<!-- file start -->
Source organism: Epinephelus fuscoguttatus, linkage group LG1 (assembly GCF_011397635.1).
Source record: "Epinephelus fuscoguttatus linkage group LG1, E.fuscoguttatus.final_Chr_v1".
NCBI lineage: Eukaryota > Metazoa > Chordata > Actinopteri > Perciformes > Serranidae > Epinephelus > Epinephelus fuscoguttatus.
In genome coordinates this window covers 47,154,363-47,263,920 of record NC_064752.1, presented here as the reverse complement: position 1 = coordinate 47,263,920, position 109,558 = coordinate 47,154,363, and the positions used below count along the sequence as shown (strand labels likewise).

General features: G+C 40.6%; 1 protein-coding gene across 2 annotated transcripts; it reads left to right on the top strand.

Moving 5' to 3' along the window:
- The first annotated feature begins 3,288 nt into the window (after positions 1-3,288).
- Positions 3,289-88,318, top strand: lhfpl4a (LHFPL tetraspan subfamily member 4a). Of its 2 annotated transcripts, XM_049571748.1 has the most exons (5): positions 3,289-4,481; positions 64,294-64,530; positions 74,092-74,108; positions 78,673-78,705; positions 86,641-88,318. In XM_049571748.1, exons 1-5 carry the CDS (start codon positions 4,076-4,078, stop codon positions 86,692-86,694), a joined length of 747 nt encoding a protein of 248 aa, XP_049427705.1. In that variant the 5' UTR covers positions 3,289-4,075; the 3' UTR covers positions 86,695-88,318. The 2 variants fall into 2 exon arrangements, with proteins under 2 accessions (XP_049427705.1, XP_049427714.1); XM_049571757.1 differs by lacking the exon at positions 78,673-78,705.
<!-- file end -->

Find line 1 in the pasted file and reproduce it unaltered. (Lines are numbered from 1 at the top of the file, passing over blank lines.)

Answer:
Source organism: Epinephelus fuscoguttatus, linkage group LG1 (assembly GCF_011397635.1).